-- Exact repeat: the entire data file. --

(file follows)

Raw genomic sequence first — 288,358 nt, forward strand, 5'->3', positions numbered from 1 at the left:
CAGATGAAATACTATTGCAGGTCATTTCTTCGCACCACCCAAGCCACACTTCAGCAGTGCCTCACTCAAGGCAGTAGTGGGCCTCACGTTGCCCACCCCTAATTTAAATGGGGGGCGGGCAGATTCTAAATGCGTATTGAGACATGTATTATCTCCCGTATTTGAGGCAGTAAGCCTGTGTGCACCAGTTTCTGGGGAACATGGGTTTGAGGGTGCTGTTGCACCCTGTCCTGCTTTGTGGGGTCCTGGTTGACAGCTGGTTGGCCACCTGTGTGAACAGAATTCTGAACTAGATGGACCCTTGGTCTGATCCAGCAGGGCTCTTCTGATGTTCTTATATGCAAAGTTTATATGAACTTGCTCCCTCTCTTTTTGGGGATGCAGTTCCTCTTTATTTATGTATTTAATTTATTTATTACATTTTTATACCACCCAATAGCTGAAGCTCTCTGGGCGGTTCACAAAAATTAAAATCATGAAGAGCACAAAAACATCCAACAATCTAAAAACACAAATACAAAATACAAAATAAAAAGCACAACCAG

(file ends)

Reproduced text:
Raw genomic sequence first — 288,358 nt, forward strand, 5'->3', positions numbered from 1 at the left:
CAGATGAAATACTATTGCAGGTCATTTCTTCGCACCACCCAAGCCACACTTCAGCAGTGCCTCACTCAAGGCAGTAGTGGGCCTCACGTTGCCCACCCCTAATTTAAATGGGGGGCGGGCAGATTCTAAATGCGTATTGAGACATGTATTATCTCCCGTATTTGAGGCAGTAAGCCTGTGTGCACCAGTTTCTGGGGAACATGGGTTTGAGGGTGCTGTTGCACCCTGTCCTGCTTTGTGGGGTCCTGGTTGACAGCTGGTTGGCCACCTGTGTGAACAGAATTCTGAACTAGATGGACCCTTGGTCTGATCCAGCAGGGCTCTTCTGATGTTCTTATATGCAAAGTTTATATGAACTTGCTCCCTCTCTTTTTGGGGATGCAGTTCCTCTTTATTTATGTATTTAATTTATTTATTACATTTTTATACCACCCAATAGCTGAAGCTCTCTGGGCGGTTCACAAAAATTAAAATCATGAAGAGCACAAAAACATCCAACAATCTAAAAACACAAATACAAAATACAAAATAAAAAGCACAACCAG